Fernandez does an excellent job piecing together the first decades of Cuba’s anarchist movement. The great migration of Spanish workers to the island during the last half of the 19th century brought an influx of radical ideas that were then finding fertile soil among the Spanish working class. The first Proudhonian mutualist societies were founded by the end of the 1850’s, and by the 1880’s there were several explicitly anarchist labor newspapers and workers associations. By the end of the 80’s anarchist-organized strikes shook the tobacco industry, both in Cuba, and in Key West and Tampa, where many Cuban laborers migrated to find work.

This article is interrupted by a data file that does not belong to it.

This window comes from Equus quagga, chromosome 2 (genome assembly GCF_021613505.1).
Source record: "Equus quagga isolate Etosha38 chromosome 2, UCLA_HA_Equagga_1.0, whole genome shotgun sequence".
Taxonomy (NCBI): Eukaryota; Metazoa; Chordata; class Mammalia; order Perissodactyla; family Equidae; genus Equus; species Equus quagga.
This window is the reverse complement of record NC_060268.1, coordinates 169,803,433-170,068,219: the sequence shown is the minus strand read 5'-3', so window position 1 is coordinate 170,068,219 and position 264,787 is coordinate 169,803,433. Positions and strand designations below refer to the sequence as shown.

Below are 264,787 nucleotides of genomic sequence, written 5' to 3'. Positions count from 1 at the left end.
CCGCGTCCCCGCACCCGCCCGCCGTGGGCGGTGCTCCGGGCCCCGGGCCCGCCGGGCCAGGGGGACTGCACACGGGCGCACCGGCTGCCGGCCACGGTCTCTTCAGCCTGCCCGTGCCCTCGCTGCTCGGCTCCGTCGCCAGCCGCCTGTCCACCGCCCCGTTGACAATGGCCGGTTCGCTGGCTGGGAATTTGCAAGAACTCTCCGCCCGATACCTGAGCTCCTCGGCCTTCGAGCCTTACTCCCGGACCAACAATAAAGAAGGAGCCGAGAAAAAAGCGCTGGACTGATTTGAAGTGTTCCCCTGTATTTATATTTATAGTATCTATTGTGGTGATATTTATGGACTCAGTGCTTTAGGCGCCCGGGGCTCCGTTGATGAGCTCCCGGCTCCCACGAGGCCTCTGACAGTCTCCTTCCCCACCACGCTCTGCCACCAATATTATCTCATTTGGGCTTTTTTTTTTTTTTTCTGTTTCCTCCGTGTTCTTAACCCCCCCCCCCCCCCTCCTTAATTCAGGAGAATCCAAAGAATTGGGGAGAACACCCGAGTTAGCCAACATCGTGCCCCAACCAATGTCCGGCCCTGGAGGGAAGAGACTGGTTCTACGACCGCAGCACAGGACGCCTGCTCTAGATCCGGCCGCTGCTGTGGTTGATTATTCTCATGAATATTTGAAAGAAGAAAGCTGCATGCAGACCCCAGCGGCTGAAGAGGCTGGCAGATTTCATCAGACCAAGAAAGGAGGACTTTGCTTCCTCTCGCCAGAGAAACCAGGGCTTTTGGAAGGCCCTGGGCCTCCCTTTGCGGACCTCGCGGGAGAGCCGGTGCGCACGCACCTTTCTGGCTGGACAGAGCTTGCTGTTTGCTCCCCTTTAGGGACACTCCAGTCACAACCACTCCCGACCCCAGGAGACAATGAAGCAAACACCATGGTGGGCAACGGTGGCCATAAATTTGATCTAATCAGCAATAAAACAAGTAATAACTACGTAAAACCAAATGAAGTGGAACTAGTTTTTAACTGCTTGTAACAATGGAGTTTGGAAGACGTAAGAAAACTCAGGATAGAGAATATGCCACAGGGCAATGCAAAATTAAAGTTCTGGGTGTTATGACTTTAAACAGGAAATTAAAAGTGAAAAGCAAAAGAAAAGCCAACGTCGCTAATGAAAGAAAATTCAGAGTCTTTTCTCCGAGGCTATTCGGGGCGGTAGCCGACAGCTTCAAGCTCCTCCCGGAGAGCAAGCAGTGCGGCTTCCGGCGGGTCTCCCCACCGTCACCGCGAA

The 1890’s were a complicated period for Cuba’s anarchists, who struggled over support for the independence movement and Jose Marti’s Cuban Revolutionary Party. In 1892, Cuban Anarchists held a conference in which they voted support for the independence movement, but seeing it as only a step in the direction of social revolution. This position continued to be controversial among the anarchists, some of whom bitterly opposed the separatist struggle as a total waste of time for working people who would go on to trade a foreign master for a local master. This debate was echoed on the international level where the Reclus brothers and Malatesta, among others, supported Cuban independence, while Emma Goldman and Peter Kropotkin remained neutral.